14. I.e., even if one adopts that fiction, such imaginary partitions cannot keep goats out! and that is the legal test of a barrier; therefore the Rabbis exempt him.
  15. In the case of the boat.
  16. Being in the water.
  17. E.g. the ruins of a hut which has part of a a wall hanging from the roof: does this wall make it as though enclosed, so that it ranks as a private domain?
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Shabbath 101b

in water, this being a leniency which the Rabbis permitted in connection with water. But why so: surely there is the passing through of fish? Hence infer from this that the passing through of fish is not designated passing through.

IF SHIPS ARE TIED TOGETHER, etc. This is obvious? — Said Raba. This is necessary only to permit [carrying via] a small boat [lying] between them.1  Said R. Safra to him, By Moses!2  do you say right? We learnt, ONE MAY CARRY FROM ONE TO ANOTHER!3 — Rather said R. Safra. It is necessary only to [teach that one may] combine them4  and carry from one to another, and as it was taught: If ships are tied to each other, one may combine them and carry from one to another. If they are separated, they become prohibited. If they are rejoined. whether in ignorance5  or wilfully. accidentally or erroneously,6  they revert to their original permitted condition. Likewise, if mats are spread [i.e.. hung up].7  one may combine them and carry from one to another. If they are rolled up, they become prohibited. If they are respread,8  whether in ignorance or wilfully, accidentally or erroneously, they revert to their original permitted condition. For every partition that is made on the Sabbath, whether ignorantly or wilfully. is designated a partition, But that is not so? For did not R. Nahman say: They learnt this only in respect of throwing,9  yet it is forbidden to carry [therein]?10  — R. Nahman's [dictum] was stated in reference to wilful [erection].11

Samuel said: Even if they are tied by a cloak ribbon. How is that: if it can hold them together, it is obvious? If it cannot hold them together, why [does it suffice]? — In truth, it is one that can hold them together, but Samuel comes to discount his own [dictum]. For we learnt: If one ties it [a ship]12  with something that holds it still, it brings defilement to it; with something that does not hold it still, it does not bring defilement to it. Whereon Samuel observed: Providing that it is fastened with iron chains.13  Now, it is only with respect to defilement where it is written, one that it slain with a sword,14  [teaching.] the sword is like the slain,15  that that [Samuel's dictum] is so. But with respect to the Sabbath, since it can hold it still, even [if it be] with the ribbon of a cloak, [it is sufficient].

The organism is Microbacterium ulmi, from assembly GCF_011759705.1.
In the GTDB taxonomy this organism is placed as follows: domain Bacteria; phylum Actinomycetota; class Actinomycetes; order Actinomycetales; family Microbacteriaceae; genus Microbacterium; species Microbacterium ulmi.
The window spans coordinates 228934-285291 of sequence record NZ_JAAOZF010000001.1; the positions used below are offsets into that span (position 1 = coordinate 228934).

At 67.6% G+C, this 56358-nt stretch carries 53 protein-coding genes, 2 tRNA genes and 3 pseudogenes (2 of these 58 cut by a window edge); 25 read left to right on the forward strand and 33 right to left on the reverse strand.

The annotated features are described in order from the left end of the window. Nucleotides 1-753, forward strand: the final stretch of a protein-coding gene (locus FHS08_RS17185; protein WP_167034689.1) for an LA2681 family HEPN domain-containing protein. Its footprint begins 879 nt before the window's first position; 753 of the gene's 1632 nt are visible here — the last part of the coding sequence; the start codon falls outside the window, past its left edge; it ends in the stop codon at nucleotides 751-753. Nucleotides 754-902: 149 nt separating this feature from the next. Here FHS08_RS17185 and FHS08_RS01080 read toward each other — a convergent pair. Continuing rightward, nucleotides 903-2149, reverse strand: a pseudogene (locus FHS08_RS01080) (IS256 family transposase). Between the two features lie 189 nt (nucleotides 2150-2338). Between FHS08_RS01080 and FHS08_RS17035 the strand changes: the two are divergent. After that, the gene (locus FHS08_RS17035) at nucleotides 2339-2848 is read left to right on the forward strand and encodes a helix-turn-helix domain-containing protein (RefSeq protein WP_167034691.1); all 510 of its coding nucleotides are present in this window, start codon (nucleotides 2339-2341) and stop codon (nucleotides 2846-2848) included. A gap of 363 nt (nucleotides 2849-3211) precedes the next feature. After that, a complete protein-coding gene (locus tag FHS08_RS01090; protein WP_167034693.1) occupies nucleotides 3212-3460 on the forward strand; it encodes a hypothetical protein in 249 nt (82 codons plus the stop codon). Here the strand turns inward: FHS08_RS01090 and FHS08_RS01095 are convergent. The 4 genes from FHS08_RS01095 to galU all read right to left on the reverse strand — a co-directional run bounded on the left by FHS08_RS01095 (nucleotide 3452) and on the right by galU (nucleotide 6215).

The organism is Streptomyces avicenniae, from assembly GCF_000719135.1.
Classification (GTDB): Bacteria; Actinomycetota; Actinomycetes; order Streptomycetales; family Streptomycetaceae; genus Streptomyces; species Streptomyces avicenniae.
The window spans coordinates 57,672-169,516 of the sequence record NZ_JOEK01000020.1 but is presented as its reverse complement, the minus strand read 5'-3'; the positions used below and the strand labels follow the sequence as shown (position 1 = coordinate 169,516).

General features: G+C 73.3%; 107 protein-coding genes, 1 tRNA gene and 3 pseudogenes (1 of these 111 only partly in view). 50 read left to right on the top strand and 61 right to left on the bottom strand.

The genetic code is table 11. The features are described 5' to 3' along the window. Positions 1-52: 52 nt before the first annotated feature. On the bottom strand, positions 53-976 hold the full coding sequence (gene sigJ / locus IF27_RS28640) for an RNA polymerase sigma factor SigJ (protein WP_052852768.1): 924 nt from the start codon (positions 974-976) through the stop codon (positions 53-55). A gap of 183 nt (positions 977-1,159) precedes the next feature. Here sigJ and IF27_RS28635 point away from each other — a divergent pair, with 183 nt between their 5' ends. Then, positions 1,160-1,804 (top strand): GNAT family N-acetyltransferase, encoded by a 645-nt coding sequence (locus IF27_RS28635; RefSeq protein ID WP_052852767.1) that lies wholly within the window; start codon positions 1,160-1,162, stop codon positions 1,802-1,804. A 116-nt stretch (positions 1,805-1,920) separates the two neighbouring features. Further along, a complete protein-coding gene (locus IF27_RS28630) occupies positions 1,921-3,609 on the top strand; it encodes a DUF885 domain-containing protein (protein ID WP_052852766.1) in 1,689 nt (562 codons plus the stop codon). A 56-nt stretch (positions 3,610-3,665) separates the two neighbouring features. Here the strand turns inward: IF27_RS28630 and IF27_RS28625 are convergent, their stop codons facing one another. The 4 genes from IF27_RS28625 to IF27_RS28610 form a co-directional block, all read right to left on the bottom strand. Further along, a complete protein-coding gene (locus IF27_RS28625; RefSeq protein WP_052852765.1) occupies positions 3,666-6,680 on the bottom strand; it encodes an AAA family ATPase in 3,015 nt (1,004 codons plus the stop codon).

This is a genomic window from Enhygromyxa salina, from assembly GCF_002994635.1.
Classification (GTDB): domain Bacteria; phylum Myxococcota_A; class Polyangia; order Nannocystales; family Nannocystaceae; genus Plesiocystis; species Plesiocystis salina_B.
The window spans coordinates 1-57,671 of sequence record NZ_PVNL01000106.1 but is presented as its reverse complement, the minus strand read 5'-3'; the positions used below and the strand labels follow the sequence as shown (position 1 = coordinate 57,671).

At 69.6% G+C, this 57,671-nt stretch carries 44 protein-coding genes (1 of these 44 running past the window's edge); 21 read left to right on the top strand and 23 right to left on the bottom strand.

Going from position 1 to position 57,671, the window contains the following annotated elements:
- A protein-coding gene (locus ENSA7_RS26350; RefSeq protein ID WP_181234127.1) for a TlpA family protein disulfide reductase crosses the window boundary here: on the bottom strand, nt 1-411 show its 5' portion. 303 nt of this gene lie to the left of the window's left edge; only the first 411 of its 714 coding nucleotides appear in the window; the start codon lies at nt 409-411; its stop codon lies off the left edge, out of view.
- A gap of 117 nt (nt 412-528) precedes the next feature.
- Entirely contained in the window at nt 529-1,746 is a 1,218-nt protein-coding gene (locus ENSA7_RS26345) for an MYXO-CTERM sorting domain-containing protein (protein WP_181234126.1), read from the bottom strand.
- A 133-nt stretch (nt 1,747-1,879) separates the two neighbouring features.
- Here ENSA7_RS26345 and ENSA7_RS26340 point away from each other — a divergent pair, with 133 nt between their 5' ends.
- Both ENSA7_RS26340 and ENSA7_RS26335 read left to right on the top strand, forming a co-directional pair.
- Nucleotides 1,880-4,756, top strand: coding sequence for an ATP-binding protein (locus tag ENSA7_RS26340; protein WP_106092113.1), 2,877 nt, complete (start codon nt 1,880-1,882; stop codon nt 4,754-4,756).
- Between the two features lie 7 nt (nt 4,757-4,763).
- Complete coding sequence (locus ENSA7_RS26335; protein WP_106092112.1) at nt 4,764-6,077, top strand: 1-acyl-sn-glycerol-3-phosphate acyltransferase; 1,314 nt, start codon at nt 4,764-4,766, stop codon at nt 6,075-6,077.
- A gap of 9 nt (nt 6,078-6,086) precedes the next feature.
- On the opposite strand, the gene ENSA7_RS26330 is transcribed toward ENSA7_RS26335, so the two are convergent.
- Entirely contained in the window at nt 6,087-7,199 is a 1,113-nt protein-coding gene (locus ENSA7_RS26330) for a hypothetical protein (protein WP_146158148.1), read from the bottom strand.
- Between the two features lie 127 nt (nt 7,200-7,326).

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Original footnotes renumbered.
  1. The larger ships being fastened to the opposite sides of the boat,
  2. Or, Scholar, great as Moses!
  3. Not via a third.
  4. By means of an 'erub (q.v. Glos.), if they belong to different owners.
  5. Either of the fact that it is the Sabbath, or that this is interdicted on the Sabbath.
  6. While engaged in fastening something else one tied the boats instead.
  7. Forming tents, all belonging to separate owners.
  8. On the Sabbath.
  9. The space enclosed by partitions erected on the Sabbath is private ground only in so far that throwing an object therein from public ground is a culpable offence.
  10. By Rabbinical law.
  11. In which case the Rabbis have imposed the interdict as penalty.
  12. If it is a ship that can be defiled (v. supra 83b).
  13. Rashi: If a ship is moored by a chain to a wharf where a corpse is lying and touching the chain. Tosaf. explains the passage quite differently but with emendation of the text.
  14. Num. XIX, 16.
  15. I.e.. metal that touches a corpse has the same degree of uncleanness as the corpse itself (v. Pes. 14b). and therefore the chain defiles the ship.